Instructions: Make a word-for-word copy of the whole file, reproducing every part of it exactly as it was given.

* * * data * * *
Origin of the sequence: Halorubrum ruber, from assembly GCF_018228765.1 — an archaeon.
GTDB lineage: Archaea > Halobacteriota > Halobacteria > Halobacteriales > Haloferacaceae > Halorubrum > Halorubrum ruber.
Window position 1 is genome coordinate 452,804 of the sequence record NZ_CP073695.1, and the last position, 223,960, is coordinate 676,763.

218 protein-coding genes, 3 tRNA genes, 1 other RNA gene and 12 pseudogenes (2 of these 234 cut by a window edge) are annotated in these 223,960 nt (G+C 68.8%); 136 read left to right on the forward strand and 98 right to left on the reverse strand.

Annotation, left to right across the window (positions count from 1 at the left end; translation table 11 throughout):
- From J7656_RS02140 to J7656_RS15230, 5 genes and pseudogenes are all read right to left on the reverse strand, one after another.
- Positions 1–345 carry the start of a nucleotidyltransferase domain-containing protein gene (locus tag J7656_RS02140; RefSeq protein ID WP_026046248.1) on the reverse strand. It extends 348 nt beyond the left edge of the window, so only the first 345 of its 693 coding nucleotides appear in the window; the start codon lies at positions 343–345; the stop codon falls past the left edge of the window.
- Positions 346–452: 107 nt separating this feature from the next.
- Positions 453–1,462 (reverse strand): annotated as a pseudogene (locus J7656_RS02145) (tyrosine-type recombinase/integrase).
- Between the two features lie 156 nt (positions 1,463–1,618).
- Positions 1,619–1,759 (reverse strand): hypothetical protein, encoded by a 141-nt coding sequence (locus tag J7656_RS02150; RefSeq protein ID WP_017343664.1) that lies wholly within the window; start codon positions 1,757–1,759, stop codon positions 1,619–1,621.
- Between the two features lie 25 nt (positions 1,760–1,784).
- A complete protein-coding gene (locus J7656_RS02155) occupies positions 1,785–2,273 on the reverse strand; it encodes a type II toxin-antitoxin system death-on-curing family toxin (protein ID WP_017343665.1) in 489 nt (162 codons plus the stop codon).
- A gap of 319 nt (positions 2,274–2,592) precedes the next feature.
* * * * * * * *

Origin of the sequence: Halorubrum ruber, from assembly GCF_018228765.1 — an archaeon.
GTDB lineage: Archaea > Halobacteriota > Halobacteria > Halobacteriales > Haloferacaceae > Halorubrum > Halorubrum ruber.
Window position 1 is genome coordinate 452,804 of the sequence record NZ_CP073695.1, and the last position, 223,960, is coordinate 676,763.

218 protein-coding genes, 3 tRNA genes, 1 other RNA gene and 12 pseudogenes (2 of these 234 cut by a window edge) are annotated in these 223,960 nt (G+C 68.8%); 136 read left to right on the forward strand and 98 right to left on the reverse strand.

Annotation, left to right across the window (positions count from 1 at the left end; translation table 11 throughout):
- From J7656_RS02140 to J7656_RS15230, 5 genes and pseudogenes are all read right to left on the reverse strand, one after another.
- Positions 1–345 carry the start of a nucleotidyltransferase domain-containing protein gene (locus tag J7656_RS02140; RefSeq protein ID WP_026046248.1) on the reverse strand. It extends 348 nt beyond the left edge of the window, so only the first 345 of its 693 coding nucleotides appear in the window; the start codon lies at positions 343–345; the stop codon falls past the left edge of the window.
- Positions 346–452: 107 nt separating this feature from the next.
- Positions 453–1,462 (reverse strand): annotated as a pseudogene (locus J7656_RS02145) (tyrosine-type recombinase/integrase).
- Between the two features lie 156 nt (positions 1,463–1,618).
- Positions 1,619–1,759 (reverse strand): hypothetical protein, encoded by a 141-nt coding sequence (locus tag J7656_RS02150; RefSeq protein ID WP_017343664.1) that lies wholly within the window; start codon positions 1,757–1,759, stop codon positions 1,619–1,621.
- Between the two features lie 25 nt (positions 1,760–1,784).
- A complete protein-coding gene (locus J7656_RS02155) occupies positions 1,785–2,273 on the reverse strand; it encodes a type II toxin-antitoxin system death-on-curing family toxin (protein ID WP_017343665.1) in 489 nt (162 codons plus the stop codon).
- A gap of 319 nt (positions 2,274–2,592) precedes the next feature.